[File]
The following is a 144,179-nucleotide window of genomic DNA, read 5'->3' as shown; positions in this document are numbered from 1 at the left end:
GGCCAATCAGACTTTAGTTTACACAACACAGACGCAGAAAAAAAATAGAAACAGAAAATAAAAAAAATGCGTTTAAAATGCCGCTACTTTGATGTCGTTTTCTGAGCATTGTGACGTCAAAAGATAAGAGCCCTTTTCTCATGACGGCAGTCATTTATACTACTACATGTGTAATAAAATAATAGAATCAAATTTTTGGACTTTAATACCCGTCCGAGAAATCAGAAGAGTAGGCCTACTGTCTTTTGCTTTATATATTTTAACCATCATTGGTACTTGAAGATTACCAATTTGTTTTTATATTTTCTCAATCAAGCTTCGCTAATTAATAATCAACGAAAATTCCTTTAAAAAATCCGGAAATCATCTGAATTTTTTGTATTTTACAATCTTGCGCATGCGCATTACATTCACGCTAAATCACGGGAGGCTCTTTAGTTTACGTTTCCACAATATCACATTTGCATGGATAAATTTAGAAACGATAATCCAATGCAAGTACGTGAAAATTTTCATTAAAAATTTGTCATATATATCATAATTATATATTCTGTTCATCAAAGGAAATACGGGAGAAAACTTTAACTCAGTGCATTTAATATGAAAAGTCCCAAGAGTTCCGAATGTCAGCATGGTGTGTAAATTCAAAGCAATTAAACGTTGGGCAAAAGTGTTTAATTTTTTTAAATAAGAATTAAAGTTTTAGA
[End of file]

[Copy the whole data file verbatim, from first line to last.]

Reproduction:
The following is a 144,179-nucleotide window of genomic DNA, read 5'->3' as shown; positions in this document are numbered from 1 at the left end:
GGCCAATCAGACTTTAGTTTACACAACACAGACGCAGAAAAAAAATAGAAACAGAAAATAAAAAAAATGCGTTTAAAATGCCGCTACTTTGATGTCGTTTTCTGAGCATTGTGACGTCAAAAGATAAGAGCCCTTTTCTCATGACGGCAGTCATTTATACTACTACATGTGTAATAAAATAATAGAATCAAATTTTTGGACTTTAATACCCGTCCGAGAAATCAGAAGAGTAGGCCTACTGTCTTTTGCTTTATATATTTTAACCATCATTGGTACTTGAAGATTACCAATTTGTTTTTATATTTTCTCAATCAAGCTTCGCTAATTAATAATCAACGAAAATTCCTTTAAAAAATCCGGAAATCATCTGAATTTTTTGTATTTTACAATCTTGCGCATGCGCATTACATTCACGCTAAATCACGGGAGGCTCTTTAGTTTACGTTTCCACAATATCACATTTGCATGGATAAATTTAGAAACGATAATCCAATGCAAGTACGTGAAAATTTTCATTAAAAATTTGTCATATATATCATAATTATATATTCTGTTCATCAAAGGAAATACGGGAGAAAACTTTAACTCAGTGCATTTAATATGAAAAGTCCCAAGAGTTCCGAATGTCAGCATGGTGTGTAAATTCAAAGCAATTAAACGTTGGGCAAAAGTGTTTAATTTTTTTAAATAAGAATTAAAGTTTTAGA